The Department of Health and Human Services has outlined goals, strategies and actions it will take to reduce health disparities among racial and ethnic minorities.
The define a health disparity as a particular type of health difference that is closely linked with social, economic, and/or environmental disadvantage. Racial and ethnic minorities still lag behind in many health outcome measures. They are less likely to get the preventive care they need to stay healthy, more likely to suffer from serious illnesses, such as diabetes or heart disease, and when they do get sick, are less likely to have access to quality health care.
The five overall goals for reducing disparities and associated action steps include:
Transform Health Care: expanding insurance coverage, increasing access to care through development of new service delivery sites and introducing quality initiatives such as increased utilization of medical homes.
Strengthen the Nation’s Health and Human Services Workforce: recruiting undergraduates from under-served communities for public health and biomedical sciences careers, expanding and improving health care interpreting and translation, and supporting more training of community health workers.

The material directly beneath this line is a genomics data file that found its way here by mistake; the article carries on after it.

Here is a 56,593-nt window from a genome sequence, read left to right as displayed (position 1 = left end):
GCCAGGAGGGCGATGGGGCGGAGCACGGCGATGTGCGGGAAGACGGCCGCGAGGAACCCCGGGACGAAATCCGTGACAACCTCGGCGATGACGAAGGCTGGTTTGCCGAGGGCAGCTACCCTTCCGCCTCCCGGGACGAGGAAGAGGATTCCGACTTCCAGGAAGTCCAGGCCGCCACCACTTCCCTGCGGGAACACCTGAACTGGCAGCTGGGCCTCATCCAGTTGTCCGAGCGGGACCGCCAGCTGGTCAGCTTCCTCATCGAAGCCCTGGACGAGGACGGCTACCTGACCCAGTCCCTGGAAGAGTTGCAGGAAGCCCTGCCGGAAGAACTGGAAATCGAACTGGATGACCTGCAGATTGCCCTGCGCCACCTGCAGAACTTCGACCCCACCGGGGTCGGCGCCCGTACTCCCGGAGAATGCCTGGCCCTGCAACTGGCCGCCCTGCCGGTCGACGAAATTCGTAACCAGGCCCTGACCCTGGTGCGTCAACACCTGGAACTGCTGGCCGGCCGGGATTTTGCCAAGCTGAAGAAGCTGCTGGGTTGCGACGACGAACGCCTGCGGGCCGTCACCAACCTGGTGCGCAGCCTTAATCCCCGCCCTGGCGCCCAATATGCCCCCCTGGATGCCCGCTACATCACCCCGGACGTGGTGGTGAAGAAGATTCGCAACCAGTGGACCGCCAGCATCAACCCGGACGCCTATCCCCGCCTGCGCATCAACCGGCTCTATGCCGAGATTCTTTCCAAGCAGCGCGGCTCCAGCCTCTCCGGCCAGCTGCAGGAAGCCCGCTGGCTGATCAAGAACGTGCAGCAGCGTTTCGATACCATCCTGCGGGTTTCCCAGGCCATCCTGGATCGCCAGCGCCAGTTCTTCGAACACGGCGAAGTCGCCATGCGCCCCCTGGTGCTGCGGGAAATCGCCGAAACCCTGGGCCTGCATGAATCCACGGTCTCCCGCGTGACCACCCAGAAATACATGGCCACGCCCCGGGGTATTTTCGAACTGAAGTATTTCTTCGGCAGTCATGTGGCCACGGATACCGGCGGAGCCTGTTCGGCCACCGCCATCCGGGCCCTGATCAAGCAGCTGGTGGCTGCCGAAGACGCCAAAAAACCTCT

Advance the Health, Safety and Well-Being of the American People: implementing the CDC’s new Community Transformation Grants, and additional targeted efforts to achieve improvements in cardiovascular disease, childhood obesity, tobacco-related diseases, maternal and child health, flu and asthma.
Advance Scientific Knowledge and Innovation: implementing a new health data collection and analysis strategy authorized by the Affordable Care Act, and increasing patient-centered outcomes research.
Increase the Efficiency, Transparency and Accountability of HHS Programs: ensuring that assessments of policies and programs on health disparities will become part of all HHS decision-making. Evaluations will measure progress toward reducing health disparities.